There’s a story going around today about the new fontface which Google released with the latest update to Google Play Books a couple weeks back.
Apparently a lot of people are just now noticing that Google has replaced the Droid Serif font in GPB with Literata. This font was commissions from Type Together, a font foundry, and looks completely different from the font it replaces:
According to Type Together, the font is only going to be used in Google Play Books. They say that “the new Play Books type is meant to establish a recognisable visual identity for Google’s native eBook App and stylistically distinguish itself from other eReader competitors”. Type Together has been working with Google for over a year to develop the new font, which includes Latin, Greek, and Cyrillic characters in regular, bold, and italic.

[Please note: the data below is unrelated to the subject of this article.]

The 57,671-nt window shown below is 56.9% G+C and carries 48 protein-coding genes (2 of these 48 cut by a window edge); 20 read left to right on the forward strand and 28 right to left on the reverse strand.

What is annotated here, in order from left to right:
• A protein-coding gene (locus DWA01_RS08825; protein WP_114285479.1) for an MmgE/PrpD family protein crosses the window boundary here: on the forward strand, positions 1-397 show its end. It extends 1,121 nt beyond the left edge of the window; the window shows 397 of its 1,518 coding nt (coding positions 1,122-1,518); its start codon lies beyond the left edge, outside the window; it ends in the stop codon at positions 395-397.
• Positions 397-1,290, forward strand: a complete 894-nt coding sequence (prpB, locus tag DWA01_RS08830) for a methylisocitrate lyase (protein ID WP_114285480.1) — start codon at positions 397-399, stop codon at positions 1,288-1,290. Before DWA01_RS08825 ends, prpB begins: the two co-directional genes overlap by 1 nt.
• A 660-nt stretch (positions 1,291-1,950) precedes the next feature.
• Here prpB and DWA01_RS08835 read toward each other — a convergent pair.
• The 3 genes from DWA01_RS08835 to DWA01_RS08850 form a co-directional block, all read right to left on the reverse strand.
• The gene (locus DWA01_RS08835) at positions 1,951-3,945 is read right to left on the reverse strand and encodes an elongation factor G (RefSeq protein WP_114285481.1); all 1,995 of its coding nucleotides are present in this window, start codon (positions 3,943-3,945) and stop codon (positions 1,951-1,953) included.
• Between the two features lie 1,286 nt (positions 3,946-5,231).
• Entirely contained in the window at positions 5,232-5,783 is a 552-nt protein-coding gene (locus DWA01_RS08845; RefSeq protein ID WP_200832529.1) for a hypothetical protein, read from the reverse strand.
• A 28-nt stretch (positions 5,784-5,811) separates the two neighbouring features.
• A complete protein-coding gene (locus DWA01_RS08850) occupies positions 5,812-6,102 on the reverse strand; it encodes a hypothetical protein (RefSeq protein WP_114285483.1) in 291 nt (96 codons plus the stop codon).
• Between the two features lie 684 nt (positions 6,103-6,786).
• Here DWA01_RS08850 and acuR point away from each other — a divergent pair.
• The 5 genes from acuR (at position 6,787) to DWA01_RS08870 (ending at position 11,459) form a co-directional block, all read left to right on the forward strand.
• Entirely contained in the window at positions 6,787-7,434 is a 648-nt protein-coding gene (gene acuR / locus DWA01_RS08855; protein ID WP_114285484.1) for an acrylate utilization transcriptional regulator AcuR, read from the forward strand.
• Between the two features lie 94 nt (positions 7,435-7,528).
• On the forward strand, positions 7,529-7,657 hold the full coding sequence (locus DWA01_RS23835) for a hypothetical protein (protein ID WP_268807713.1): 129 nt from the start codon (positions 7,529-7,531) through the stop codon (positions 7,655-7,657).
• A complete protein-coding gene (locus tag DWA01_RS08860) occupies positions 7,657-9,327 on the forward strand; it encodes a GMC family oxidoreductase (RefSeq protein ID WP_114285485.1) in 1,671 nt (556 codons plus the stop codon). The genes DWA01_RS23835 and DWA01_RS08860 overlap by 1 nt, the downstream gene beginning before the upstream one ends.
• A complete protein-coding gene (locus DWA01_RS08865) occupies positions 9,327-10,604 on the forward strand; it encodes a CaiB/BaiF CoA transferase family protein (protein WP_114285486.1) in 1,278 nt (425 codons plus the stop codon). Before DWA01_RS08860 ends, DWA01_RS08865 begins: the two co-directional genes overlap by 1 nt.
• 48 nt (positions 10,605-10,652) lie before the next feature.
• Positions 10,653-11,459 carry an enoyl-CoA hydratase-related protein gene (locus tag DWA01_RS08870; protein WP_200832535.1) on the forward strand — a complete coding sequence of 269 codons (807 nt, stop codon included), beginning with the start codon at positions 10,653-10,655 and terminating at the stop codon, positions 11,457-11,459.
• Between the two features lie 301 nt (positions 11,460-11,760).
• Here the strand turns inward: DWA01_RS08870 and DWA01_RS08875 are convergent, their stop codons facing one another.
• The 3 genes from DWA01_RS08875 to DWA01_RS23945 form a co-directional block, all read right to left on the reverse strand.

Given that Amazon has the Bookerly font, and Kobo has Nickel, I guess that custom fonts are the new ebook fad for the major platforms.
What a waste. While fine-tuned fonts can improve the reading experience, I’m not convinced that investing in a custom font is worth the expense. On the other hand, Apple’s approach of licensing the Helvetica Neue font as a system font on Apple devices might actually be the more expensive approach.
But given that no one has revealed their costs, it is hard to say.